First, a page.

Africa's Public Procurement & Entrepreneurship Research Initiative – APPERI


International Finance Corporation

New Reports Measuring Gender, Trade, and Public Procurement Policy



The World Bank and Commonwealth Secretariat launched two new publications this week centering on women in business.

‘Women, Business and the Law 2014’ measures how national laws, regulations and institutions differentiate between women and men in ways that may affect women’s capacity to work or set up and run businesses.

The report was launched by the World Bank and International Finance Corporation (IFC) at the Commonwealth Secretariat’s headquarters in London on Tuesday, 24 September.

Dr Augusto Lopez-Claros, Director of Global Indicators and Analysis at the World Bank and IFC said: “In 79 countries the law restricts the types of jobs that women can do. These jobs are often in industries that are higher paying and that creates a pay gap. In the twenty-first century many of these restrictions no longer make sense.”

The Secretariat also presented ‘Gender, Trade and Public Procurement Policy‘, which focuses on how policies for procuring goods and services for government departments can be used effectively to enhance business opportunities for women.

The procurement market often makes up to 10-15% of the GDP of developed countries and can amount for as much as 30-40% of GDP of developing countries. The report looks at how public procurement policies can be used as a tool to open up the market to Small and Medium-sized Enterprises (SMEs), including women’s businesses, which are often in the informal sector.

It includes case studies and lessons from four Commonwealth countries: Australia, India, Jamaica and Kenya.

Interim Director in charge of Gender, Health and Education at the Secretariat, Esther Eghobamien said: “The research has demonstrated the impact of public procurement policy as a vehicle for enhancing opportunities for SMEs and women-owned business. Any growth in that sector will translate into real gains for women living below the poverty line.”

Ghana: World Bank urges mining coys to increase local procurements

The Ghanaian Chronicle

By: Masahudu Ankiilu Kunateh

This came to light at the World Bank and stakeholders’ validation workshop in Accra. It was attended by policy makers, private sector and civil society representatives, and they discussed the most effective ways of increasing local procurement by the mining industry in West Africa.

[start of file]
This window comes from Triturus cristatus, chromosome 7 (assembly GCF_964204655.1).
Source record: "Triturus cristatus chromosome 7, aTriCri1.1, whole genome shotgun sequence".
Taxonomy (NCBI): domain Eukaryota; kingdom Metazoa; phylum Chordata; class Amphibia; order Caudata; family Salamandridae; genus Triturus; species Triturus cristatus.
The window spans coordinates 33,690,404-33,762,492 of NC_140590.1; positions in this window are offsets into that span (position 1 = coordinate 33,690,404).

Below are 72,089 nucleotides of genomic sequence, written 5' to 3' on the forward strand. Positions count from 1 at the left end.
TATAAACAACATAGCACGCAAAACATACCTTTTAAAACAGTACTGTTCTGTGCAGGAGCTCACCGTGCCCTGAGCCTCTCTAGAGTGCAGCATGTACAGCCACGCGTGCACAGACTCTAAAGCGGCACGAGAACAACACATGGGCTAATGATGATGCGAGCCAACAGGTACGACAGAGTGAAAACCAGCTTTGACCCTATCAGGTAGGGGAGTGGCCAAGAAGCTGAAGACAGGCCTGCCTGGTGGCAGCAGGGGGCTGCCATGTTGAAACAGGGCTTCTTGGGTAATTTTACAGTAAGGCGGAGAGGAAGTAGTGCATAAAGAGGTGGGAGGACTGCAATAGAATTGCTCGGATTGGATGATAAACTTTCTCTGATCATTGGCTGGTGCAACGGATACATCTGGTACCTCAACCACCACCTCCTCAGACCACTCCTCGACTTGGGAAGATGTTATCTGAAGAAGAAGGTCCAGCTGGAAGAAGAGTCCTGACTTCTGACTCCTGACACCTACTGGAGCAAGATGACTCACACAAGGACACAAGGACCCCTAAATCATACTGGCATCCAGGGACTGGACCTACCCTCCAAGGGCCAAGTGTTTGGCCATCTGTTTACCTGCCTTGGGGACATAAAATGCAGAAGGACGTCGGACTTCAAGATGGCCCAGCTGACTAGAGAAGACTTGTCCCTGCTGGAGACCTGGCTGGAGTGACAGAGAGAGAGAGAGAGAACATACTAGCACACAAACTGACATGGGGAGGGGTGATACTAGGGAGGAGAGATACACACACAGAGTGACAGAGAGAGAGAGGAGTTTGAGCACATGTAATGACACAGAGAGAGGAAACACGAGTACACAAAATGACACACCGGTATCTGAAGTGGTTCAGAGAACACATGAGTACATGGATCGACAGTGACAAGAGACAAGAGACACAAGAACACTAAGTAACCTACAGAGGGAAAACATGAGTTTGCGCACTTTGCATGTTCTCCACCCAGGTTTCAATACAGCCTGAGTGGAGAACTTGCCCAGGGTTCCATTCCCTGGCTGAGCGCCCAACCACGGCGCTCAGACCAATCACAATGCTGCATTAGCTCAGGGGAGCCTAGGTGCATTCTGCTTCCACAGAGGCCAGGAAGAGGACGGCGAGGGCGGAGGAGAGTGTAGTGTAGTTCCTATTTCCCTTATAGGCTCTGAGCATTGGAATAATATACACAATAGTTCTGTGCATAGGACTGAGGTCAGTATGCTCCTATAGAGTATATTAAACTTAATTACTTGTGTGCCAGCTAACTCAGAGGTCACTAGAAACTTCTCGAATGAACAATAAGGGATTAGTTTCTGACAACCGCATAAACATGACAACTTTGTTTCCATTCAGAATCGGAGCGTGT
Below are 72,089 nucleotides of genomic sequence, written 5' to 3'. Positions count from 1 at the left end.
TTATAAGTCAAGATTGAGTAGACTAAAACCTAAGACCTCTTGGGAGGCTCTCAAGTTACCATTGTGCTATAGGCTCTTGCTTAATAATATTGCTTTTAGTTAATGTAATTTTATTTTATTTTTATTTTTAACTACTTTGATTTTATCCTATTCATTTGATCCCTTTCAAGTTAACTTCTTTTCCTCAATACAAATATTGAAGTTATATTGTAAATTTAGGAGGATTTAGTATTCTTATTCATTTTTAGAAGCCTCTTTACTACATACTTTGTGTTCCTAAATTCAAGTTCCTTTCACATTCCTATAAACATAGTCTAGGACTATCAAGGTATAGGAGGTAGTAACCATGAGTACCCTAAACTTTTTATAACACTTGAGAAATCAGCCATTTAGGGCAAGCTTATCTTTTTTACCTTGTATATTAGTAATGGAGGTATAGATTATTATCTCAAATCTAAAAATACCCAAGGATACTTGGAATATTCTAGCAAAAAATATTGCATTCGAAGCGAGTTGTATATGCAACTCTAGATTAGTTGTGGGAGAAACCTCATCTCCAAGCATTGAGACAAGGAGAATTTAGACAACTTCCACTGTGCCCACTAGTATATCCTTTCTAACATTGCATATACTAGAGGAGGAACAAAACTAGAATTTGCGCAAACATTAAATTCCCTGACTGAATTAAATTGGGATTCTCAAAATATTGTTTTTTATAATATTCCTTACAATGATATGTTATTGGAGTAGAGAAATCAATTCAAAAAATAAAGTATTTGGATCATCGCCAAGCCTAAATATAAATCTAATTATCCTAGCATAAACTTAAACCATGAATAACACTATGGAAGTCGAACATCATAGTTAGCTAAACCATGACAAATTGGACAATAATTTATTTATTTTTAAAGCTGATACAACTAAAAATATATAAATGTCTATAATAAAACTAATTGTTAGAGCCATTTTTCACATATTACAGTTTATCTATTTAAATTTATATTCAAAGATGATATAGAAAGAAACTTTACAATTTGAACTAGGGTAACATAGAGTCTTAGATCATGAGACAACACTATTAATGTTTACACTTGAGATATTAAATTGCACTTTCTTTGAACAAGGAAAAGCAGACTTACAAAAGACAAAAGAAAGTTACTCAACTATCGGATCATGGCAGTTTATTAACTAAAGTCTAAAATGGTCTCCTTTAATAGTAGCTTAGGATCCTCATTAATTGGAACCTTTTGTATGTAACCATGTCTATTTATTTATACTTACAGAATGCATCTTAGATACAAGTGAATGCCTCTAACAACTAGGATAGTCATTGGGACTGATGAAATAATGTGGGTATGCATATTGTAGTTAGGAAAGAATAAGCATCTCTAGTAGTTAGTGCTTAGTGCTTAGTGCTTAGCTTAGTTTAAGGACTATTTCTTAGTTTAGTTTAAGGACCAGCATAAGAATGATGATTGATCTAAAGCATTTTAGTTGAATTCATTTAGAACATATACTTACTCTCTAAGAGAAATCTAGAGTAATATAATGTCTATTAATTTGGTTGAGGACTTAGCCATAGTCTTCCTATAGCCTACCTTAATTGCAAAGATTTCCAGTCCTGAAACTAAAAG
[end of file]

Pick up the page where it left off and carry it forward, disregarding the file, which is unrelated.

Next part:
The bank noted that: ‘ Boosting local procurement, or the use of local suppliers (as opposed to international-based ones) of products and services in the mining sector, helps to ensure that the benefits of mining are more evenly spread across the economy of a country, creating jobs and stimulating the sustainable development of local enterprises‘.

The West Africa workshop provided a unique opportunity for regional policy makers to discuss and provide feedback to an on-going regional study entitled             -‘Increasing Local Procurement by the Mining Industry in West Africa’.

The discussions about the regional study, sponsored by the World Bank’s Oil, Gas and Mining unit, and other local institutions, aim to focus on the topics, including approaches to defining local content, policies and legislation related to local content in West Africa, mining company efforts to increase local procurement of goods and services  and specific opportunities for expanding local supply.

The World Bank’s Operations Officer, Kristina Svensson, who is coordinating the regional study, explained that local procurement by mining companies could bring significant benefits to a wide range of stakeholders in resource-rich countries.

She added that due to the large scale of current and potential mining activity in West Africa, countries have a huge opportunity to realize these socio-economic benefits.

The Chief Executive Officer of Minerals Commission, Ben Aryee was delighted to say that, ‘This is an important event since it brings together, for the first time, policy makers and private sector actors to debate specific actions for increasing local procurement in the mining industry‘.

For her, the Chief Executive Officer of the Chamber of Mines, Ms. Joyce Aryee believes ‘buying local goods and services serves as a catalyst for private sector development, and is one of the most significant contributions the mining sector can provide to Ghana and to the region’

The Government of Ghana has already taken a proactive approach on this issue and agreed with the Chamber of Mines on a common framework to boost local procurement for the benefit of the whole economy.

This framework is subject of a Memorandum of Understand (MOU) agreed between the Minerals Commission, the Chamber of Mines and the International Finance Corporation (IFC).

The significant mining industry in West Africa (supplying, for example, 9% of the world’s bauxite, and 8% of the world’s gold) is expected to continue to grow with a number of large gold, iron ore, and bauxite projects in advanced planning stages.

Furthermore, there are significant unexploited mineral resources across the region, including uranium, copper and diamonds.

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